Author: Faiza Alam, Nabeel Ashraf, Ramsha Kashi, Hashaam Arshad and Syeda Sadia Fatima

Publishing Date: 2017

E-ISSN: 1011-601X

Volume 30 Issue 2


Inflammation affects the reliability of ferritin. The serum level of transferrin receptor protein (sTfR) represents true demand of iron in the body. This study attempts to identify levels of sTfR and correlate the trends of sTfR/ferritin index with BMI in the population of Karachi. 132 gender matched volunteers between the ages of 20-60 years were recruited for this cross-sectional study. BMI was calculated using the formula: (weight in kg / height in m2). Following groups were made according to South Asian criteria of BMI; Group A: normal weight (18.0-22.9 kg/m2), Group B: overweight (23.0-24.9 kg/m2), Group C: obese (>25.0 kg/m2). Serum ferritin, sTfR and CRP levels were determined using ELISA kits. Statistical comparisons were performed using Mann Whitney U and Spearman’s rank correlation, where p<0.05 was considered significant. The results identified increased in TIBC, sTfR, ferritin and CRP in obese as compared to normal weight individuals (p<0.001). sTfR/ferritin ratio was 0.822 which signifies increased risk of acute myocardial infarction in group C. Serum iron (r=-0.359,p=0.004) showed negative correlation with BMI while serum ferritin (r=0.237,p< 0.001) and sTfR (r=0.263,p= 0.036) levels were positively associated to BMI. This study highlights a novel finding that sTfR is most likely a better clinical measure of iron status in inflammatory conditions as its expression is effected by erythropoiesis and not by inflammation. Risk of Acute myocardial infarction can also be predicted by increased sTfR/ferritin ratio.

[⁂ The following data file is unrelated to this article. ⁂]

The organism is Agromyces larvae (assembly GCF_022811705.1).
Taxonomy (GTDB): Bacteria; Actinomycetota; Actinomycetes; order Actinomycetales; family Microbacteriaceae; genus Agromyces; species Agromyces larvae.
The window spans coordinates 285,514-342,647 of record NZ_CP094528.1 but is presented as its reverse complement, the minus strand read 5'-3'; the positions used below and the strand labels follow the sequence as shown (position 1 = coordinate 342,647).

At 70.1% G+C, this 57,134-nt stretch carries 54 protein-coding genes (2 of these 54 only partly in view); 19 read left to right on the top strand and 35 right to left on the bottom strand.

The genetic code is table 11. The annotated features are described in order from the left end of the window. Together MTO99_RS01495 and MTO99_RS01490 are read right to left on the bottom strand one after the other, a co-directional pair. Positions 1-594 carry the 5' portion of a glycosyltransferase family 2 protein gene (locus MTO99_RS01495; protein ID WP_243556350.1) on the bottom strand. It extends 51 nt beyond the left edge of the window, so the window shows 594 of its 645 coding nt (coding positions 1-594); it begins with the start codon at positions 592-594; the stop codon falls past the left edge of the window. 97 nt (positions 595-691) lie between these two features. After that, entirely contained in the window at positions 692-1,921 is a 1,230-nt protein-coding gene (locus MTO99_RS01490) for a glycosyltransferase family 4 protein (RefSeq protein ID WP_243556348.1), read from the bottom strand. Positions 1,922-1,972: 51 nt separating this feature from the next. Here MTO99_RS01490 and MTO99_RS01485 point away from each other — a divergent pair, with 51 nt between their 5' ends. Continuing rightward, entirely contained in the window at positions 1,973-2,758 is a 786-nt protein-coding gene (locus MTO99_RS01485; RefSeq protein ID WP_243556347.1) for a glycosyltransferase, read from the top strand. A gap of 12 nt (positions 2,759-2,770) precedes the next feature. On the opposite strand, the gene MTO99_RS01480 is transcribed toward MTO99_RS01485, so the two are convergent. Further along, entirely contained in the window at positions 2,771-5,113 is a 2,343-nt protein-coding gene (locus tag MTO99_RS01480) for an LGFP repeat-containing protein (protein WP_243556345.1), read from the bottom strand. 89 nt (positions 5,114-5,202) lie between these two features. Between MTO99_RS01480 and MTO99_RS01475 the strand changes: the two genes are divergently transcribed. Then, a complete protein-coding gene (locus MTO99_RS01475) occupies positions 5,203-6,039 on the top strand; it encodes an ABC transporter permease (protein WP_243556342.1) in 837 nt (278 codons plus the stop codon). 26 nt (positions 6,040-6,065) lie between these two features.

KEYWORDS: Obesity, ferritin, sTfR, inflammation, sTfR/ ferritin ratio.

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